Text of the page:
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Health care applications of machine learning and AI have been in the news a bit more than usual recently, concurrent with the recent Healthcare Information and Management Systems Society (HIMSS) conference in Las Vegas. HIMSS is a 45,000+ attendee conference dedicated to health care IT. Surprising no one, AI was a major theme at this year’s event. There was a whole sub-conference focused on ML and AI, plus a ton of AI-focused sessions in the regular conference and a good number of announcements by industry leaders and startups alike.

I’ve only done a couple of health care-focused shows on my podcast so far, but I’m planning to dive into this area more deeply this year. Health care is arguably one of the most promising — not to mention important — areas of AI application. Researchers are making progress across a good many areas, including the following.


Image-based diagnostics like radiology lend themselves to deep learning. There are large amounts of labeled image data to work from and a degree of uniformity that’s unmatched in many other vision applications. There’s been a raft of research papers on the application of deep learning to radiology and a lot of speculation about AI eventually replacing radiologists, but also strong arguments against this ever happening.


Radiology aside, machine learning and AI has the potential to help doctors make better diagnostic calls. One company that’s been active in this space is the startup Enlitic. The company, which at one time was lead by founder and former Kaggle president Jeremy Howard, wants to use deep learning to help make diagnostic calls, manage patient triage and screening programs, and identify high-level population health trends. Google Brain, Google DeepMind, and IBM Watson are all very active in this area as well, among others; indeed, Google Brain recently published interesting research into the use of deep learning to predict cardiovascular diseases using retinal images, as opposed to more invasive blood tests.


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Health monitoring

Machine learning is also driving health diagnostics and monitoring into the hands of consumers. Last year Apple unveiled a research study app that uses Apple Watch’s built-in heart rate monitor to collect data on irregular heartbeats and alert patients who may be experiencing atrial fibrillation. FirstBeat, a supplier to other fitness watch makers, uses machine learning to predict wearer’s stress levels and recovery times. I spoke with Ilkka Korhonen, the company’s vice president of technology about physiology-based models for fitness and training earlier this year.

Personalized medicine

Personalized, or precision, medicine seeks to tailor medical interventions to the predicted response of the patient based on their genetics or other factors. Applications include selecting the best medicines for each patient and developing custom medications that target pathways based on an individual patient’s genetics. My interview with Brendan Frey of Toronto-based Deep Genomics explored a few of the opportunities in this space. Deep Genomics is working on “biologically accurate” artificial intelligence for developing new therapies.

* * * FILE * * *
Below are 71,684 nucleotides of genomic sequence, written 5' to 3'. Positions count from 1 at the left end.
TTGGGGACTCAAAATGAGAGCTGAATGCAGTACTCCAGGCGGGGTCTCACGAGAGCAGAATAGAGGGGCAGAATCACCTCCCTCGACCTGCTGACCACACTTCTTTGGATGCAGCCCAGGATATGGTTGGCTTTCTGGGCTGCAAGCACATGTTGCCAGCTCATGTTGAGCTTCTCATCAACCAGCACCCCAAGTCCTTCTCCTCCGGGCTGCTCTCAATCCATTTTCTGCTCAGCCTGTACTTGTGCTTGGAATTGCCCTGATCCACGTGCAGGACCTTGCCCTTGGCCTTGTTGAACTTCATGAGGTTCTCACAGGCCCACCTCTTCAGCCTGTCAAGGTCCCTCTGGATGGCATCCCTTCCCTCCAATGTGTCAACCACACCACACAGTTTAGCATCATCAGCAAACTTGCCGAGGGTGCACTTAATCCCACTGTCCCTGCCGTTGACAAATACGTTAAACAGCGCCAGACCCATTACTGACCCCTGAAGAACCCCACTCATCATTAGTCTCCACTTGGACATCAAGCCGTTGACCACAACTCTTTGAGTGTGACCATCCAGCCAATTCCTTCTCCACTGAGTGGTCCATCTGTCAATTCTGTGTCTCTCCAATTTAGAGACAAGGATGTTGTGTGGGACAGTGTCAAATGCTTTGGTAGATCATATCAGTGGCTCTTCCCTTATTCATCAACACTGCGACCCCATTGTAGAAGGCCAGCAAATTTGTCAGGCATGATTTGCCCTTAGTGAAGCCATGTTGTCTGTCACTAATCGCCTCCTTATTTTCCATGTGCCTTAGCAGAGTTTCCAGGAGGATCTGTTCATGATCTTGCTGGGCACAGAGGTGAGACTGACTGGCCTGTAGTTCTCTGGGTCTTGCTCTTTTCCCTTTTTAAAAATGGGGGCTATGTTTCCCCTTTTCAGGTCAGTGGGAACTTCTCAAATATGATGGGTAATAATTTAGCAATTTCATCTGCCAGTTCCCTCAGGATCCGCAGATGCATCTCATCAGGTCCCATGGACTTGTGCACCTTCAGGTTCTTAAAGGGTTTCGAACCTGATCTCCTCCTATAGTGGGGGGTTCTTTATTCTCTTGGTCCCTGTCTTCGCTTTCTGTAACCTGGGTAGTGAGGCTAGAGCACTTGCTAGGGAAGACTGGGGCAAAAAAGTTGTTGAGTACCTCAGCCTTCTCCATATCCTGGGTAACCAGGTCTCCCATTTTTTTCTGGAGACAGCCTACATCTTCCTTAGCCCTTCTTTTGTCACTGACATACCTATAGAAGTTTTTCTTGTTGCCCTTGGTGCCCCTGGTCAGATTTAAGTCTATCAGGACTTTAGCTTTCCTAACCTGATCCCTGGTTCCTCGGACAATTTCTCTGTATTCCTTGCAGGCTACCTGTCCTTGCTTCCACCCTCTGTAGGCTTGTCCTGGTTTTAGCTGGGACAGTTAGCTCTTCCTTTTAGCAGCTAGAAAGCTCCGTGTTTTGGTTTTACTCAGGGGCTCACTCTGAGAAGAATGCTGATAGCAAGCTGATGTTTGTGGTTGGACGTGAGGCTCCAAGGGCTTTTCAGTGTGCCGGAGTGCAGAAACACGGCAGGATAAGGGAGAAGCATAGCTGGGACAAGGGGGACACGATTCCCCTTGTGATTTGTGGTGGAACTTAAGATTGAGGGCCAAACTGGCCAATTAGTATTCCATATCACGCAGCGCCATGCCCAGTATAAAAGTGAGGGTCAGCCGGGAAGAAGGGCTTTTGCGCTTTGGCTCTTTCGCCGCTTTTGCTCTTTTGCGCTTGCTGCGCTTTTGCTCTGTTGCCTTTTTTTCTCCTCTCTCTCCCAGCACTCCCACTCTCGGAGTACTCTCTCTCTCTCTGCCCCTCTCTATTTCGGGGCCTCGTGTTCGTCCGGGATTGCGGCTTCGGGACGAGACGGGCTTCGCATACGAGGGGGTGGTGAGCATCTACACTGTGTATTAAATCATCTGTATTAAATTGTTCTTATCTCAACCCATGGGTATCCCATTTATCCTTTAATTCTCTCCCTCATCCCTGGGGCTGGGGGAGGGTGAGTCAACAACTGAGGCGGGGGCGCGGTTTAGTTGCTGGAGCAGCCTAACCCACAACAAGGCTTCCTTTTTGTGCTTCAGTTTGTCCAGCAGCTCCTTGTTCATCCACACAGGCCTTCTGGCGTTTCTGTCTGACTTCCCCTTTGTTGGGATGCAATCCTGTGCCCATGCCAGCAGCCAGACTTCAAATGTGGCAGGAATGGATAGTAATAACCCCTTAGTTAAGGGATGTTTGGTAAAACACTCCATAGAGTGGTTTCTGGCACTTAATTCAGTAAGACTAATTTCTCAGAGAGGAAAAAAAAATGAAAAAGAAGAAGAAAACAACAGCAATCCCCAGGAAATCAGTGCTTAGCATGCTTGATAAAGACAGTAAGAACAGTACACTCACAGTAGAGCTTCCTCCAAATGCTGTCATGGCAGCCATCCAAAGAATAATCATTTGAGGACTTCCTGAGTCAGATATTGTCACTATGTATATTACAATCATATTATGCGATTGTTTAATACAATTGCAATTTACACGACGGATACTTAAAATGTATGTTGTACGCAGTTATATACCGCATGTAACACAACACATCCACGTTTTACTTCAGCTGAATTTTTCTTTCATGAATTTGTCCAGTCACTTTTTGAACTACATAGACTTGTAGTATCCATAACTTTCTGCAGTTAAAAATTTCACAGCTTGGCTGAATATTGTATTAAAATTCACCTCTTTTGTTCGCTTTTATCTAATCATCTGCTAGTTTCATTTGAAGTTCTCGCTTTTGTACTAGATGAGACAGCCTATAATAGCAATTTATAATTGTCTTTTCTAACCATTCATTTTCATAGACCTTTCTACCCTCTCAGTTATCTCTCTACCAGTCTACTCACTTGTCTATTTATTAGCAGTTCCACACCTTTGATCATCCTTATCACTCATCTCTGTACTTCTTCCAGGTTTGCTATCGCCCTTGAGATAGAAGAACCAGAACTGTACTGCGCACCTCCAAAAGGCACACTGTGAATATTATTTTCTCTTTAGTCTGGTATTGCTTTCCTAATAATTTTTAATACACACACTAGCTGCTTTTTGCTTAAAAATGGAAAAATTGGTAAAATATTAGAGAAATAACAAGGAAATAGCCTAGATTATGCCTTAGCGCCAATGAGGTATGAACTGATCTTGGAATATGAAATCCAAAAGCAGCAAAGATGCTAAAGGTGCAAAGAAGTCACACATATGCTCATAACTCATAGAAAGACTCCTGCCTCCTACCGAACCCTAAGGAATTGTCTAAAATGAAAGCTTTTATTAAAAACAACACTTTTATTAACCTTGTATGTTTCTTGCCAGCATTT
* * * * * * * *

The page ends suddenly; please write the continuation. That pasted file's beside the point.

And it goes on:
Electronic health records

The major electronic health record (EHR) vendors — including Allscripts, Athenahealth, Cerner, eClinicalWorks, and Epic — all made announcements at HIMSS about ways that they would be incorporating AI into their products. Allscripts announced a partnership with Microsoft to develop an Azure-powered EHR, while Epic unveiled a partnership to integrate Nuance‘s AI-powered virtual assistant into the Epic EHR workflow. Trump Administration advisor Jared Kushner even made an appearance advocating for greater EHR interoperability as a step towards applying AI, machine learning, and big data.


Researchers are beginning to incorporate AI into the planning and execution of a variety of surgical procedures. Groups have explored a variety of surgical scenarios, including burn care, limb transplants, craniofacial surgery, cancer treatment, and aesthetic (plastic) surgery.

Of course, significant obstacles remain before we see AI fully integrated into health care delivery. Naturally, the barrier to releasing new products in health care is much higher than for other industries, since even small mistakes can have life-threatening consequences for patients. Researchers must create more robust techniques, a clear chain of accountability must be present, and administrators must make a clear justification for why and how physicians and assisting technologies make care decisions.

Improving robustness and performance will require time, a lot of data, and many rounds of testing. Increasing trust will further require new tools and techniques for explaining opaque algorithms like deep learning (the aforementioned Google Brain research using retinal images provides a good example of this).

We won’t see the autonomous robo-doctors of science fiction anytime soon, but machine learning and AI will undoubtedly play a significant role in the experience of health care consumers and providers in the years to come.

This story originally appeared in the This Week in Machine Learning & AI newsletter. Copyright 2018.

Sam Charrington is host of the podcast This Week in Machine Learning & AI (TWiML & AI) and founder of CloudPulse Strategies.

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